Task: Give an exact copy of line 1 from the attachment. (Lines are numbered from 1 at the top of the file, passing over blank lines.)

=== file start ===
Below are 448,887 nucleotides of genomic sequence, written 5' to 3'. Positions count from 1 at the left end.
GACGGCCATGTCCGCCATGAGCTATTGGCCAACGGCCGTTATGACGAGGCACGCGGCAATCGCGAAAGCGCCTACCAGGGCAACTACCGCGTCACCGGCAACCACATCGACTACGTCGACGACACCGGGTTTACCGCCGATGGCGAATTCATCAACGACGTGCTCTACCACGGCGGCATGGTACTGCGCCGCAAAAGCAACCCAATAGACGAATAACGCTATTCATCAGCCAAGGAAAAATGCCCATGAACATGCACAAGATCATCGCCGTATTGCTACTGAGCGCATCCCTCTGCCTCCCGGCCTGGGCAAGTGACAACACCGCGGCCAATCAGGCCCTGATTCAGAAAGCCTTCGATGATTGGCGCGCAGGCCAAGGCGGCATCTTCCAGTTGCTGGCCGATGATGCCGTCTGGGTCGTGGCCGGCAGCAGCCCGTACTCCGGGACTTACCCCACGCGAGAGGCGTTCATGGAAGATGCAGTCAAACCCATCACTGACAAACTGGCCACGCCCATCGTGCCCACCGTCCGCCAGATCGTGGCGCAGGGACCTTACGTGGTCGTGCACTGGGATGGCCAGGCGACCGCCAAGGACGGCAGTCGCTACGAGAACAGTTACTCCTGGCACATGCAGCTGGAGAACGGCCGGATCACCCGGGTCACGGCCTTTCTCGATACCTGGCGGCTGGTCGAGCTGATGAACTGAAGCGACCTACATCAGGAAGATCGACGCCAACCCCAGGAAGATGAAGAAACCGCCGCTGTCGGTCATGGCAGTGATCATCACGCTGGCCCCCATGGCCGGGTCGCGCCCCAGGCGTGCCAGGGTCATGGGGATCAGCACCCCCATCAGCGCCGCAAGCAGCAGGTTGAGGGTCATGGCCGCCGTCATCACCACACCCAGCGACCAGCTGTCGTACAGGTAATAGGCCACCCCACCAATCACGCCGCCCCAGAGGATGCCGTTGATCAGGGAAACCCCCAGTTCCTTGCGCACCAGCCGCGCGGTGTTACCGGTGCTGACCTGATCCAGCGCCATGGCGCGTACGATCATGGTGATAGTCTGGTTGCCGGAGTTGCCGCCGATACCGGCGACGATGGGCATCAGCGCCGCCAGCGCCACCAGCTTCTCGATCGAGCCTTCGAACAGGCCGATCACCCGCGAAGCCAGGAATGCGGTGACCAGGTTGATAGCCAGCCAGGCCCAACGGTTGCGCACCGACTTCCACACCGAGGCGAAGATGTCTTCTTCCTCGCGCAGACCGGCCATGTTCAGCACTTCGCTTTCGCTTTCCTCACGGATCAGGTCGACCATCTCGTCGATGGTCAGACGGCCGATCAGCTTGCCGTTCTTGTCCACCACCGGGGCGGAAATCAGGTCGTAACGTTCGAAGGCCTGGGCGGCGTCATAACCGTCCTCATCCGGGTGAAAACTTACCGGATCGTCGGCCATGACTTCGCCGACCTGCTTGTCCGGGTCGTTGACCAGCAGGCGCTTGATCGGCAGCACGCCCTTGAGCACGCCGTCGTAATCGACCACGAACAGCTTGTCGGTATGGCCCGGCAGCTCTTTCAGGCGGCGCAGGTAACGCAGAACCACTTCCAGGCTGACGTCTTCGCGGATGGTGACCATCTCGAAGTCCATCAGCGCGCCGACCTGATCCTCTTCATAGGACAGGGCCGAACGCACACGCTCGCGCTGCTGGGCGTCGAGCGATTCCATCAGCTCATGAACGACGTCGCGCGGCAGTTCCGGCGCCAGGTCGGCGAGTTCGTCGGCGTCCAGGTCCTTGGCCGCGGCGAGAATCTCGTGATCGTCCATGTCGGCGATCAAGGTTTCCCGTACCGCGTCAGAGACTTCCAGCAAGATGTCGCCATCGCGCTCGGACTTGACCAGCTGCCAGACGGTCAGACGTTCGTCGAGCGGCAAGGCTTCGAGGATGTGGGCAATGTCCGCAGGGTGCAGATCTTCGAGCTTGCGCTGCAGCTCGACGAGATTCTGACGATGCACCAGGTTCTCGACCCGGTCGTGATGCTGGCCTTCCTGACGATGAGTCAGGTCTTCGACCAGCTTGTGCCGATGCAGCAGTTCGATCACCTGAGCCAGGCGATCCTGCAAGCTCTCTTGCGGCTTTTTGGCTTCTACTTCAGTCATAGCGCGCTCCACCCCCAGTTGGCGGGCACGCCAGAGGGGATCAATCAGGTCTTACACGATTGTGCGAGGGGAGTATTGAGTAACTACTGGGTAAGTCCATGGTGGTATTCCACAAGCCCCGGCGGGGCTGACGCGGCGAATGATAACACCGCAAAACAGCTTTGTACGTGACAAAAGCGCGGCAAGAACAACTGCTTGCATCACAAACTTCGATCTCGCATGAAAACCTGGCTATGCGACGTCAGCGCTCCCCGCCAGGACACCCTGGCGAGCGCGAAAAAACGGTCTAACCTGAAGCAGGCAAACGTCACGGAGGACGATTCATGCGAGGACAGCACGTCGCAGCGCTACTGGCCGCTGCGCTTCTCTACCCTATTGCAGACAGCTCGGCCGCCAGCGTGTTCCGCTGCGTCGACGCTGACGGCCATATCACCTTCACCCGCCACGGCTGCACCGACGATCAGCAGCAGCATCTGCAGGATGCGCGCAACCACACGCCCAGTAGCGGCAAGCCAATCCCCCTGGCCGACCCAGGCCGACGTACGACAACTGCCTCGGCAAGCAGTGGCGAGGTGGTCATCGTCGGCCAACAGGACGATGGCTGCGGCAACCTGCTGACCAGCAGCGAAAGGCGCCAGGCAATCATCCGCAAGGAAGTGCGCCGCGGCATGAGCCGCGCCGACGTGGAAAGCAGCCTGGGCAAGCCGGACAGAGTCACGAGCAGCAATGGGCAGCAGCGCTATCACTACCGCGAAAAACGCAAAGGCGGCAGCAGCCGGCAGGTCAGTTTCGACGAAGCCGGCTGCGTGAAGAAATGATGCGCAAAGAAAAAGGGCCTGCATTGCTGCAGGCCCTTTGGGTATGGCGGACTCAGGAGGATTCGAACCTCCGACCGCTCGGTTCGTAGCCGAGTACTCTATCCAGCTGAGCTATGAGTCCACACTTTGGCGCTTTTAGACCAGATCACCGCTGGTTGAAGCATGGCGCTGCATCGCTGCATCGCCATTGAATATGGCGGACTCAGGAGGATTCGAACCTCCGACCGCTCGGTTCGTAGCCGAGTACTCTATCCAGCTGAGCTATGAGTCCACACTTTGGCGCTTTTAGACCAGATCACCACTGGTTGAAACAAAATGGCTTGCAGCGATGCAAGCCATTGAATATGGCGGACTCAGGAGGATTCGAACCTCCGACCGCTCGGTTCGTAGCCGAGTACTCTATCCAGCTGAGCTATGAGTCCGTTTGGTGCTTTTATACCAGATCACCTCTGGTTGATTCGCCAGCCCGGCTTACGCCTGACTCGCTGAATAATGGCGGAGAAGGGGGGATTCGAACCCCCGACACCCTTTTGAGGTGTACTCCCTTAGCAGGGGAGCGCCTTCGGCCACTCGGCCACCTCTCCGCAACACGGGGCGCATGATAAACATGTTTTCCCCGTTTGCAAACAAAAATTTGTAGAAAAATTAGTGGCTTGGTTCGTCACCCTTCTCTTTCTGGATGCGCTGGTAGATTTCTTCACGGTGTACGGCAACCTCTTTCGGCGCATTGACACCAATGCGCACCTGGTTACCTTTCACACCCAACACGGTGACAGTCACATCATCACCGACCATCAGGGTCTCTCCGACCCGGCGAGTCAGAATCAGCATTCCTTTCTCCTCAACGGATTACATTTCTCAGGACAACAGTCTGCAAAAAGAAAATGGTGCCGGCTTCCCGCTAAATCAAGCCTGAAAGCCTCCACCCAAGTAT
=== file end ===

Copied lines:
Below are 448,887 nucleotides of genomic sequence, written 5' to 3'. Positions count from 1 at the left end.